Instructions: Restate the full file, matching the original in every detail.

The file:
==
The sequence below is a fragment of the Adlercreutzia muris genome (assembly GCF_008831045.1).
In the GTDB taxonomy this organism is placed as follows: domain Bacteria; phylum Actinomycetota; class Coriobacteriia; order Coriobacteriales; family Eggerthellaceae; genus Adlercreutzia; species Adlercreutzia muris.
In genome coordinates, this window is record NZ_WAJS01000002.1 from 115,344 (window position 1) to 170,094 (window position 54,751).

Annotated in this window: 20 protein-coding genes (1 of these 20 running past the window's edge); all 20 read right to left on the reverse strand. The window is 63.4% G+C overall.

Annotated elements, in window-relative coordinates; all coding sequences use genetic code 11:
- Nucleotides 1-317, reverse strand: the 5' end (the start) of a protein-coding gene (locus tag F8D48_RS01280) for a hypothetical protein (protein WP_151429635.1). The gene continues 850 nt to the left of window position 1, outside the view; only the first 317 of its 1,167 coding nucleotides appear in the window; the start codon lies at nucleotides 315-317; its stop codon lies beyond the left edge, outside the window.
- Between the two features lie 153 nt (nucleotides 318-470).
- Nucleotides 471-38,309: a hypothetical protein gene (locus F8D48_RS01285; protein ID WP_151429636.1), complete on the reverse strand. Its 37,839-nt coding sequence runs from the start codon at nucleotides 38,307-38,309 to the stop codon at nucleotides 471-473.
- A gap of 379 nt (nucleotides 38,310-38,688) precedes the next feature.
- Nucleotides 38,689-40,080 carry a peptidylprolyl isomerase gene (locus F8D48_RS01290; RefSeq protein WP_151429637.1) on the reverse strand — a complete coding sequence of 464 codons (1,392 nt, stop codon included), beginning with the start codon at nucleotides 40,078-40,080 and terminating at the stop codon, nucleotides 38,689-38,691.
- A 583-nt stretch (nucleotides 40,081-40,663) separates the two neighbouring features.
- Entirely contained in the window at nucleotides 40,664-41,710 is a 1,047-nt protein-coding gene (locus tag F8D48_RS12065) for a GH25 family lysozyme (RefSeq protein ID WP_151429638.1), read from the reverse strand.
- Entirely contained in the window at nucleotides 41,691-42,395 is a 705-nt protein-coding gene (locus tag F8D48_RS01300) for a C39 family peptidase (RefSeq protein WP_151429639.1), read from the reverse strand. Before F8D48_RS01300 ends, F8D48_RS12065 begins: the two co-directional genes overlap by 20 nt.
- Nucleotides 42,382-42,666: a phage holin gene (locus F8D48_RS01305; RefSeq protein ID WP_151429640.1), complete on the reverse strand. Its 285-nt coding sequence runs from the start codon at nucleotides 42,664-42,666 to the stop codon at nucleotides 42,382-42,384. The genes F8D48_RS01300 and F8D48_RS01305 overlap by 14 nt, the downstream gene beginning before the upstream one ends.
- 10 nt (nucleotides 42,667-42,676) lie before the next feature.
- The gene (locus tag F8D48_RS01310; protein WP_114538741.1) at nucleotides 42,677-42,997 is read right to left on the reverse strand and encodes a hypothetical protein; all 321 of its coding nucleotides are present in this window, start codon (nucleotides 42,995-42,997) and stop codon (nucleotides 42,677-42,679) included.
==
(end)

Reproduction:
The sequence below is a fragment of the Adlercreutzia muris genome (assembly GCF_008831045.1).
In the GTDB taxonomy this organism is placed as follows: domain Bacteria; phylum Actinomycetota; class Coriobacteriia; order Coriobacteriales; family Eggerthellaceae; genus Adlercreutzia; species Adlercreutzia muris.
In genome coordinates, this window is record NZ_WAJS01000002.1 from 115,344 (window position 1) to 170,094 (window position 54,751).

Annotated in this window: 20 protein-coding genes (1 of these 20 running past the window's edge); all 20 read right to left on the reverse strand. The window is 63.4% G+C overall.

Annotated elements, in window-relative coordinates; all coding sequences use genetic code 11:
- Nucleotides 1-317, reverse strand: the 5' end (the start) of a protein-coding gene (locus tag F8D48_RS01280) for a hypothetical protein (protein WP_151429635.1). The gene continues 850 nt to the left of window position 1, outside the view; only the first 317 of its 1,167 coding nucleotides appear in the window; the start codon lies at nucleotides 315-317; its stop codon lies beyond the left edge, outside the window.
- Between the two features lie 153 nt (nucleotides 318-470).
- Nucleotides 471-38,309: a hypothetical protein gene (locus F8D48_RS01285; protein ID WP_151429636.1), complete on the reverse strand. Its 37,839-nt coding sequence runs from the start codon at nucleotides 38,307-38,309 to the stop codon at nucleotides 471-473.
- A gap of 379 nt (nucleotides 38,310-38,688) precedes the next feature.
- Nucleotides 38,689-40,080 carry a peptidylprolyl isomerase gene (locus F8D48_RS01290; RefSeq protein WP_151429637.1) on the reverse strand — a complete coding sequence of 464 codons (1,392 nt, stop codon included), beginning with the start codon at nucleotides 40,078-40,080 and terminating at the stop codon, nucleotides 38,689-38,691.
- A 583-nt stretch (nucleotides 40,081-40,663) separates the two neighbouring features.
- Entirely contained in the window at nucleotides 40,664-41,710 is a 1,047-nt protein-coding gene (locus tag F8D48_RS12065) for a GH25 family lysozyme (RefSeq protein ID WP_151429638.1), read from the reverse strand.
- Entirely contained in the window at nucleotides 41,691-42,395 is a 705-nt protein-coding gene (locus tag F8D48_RS01300) for a C39 family peptidase (RefSeq protein WP_151429639.1), read from the reverse strand. Before F8D48_RS01300 ends, F8D48_RS12065 begins: the two co-directional genes overlap by 20 nt.
- Nucleotides 42,382-42,666: a phage holin gene (locus F8D48_RS01305; RefSeq protein ID WP_151429640.1), complete on the reverse strand. Its 285-nt coding sequence runs from the start codon at nucleotides 42,664-42,666 to the stop codon at nucleotides 42,382-42,384. The genes F8D48_RS01300 and F8D48_RS01305 overlap by 14 nt, the downstream gene beginning before the upstream one ends.
- 10 nt (nucleotides 42,667-42,676) lie before the next feature.
- The gene (locus tag F8D48_RS01310; protein WP_114538741.1) at nucleotides 42,677-42,997 is read right to left on the reverse strand and encodes a hypothetical protein; all 321 of its coding nucleotides are present in this window, start codon (nucleotides 42,995-42,997) and stop codon (nucleotides 42,677-42,679) included.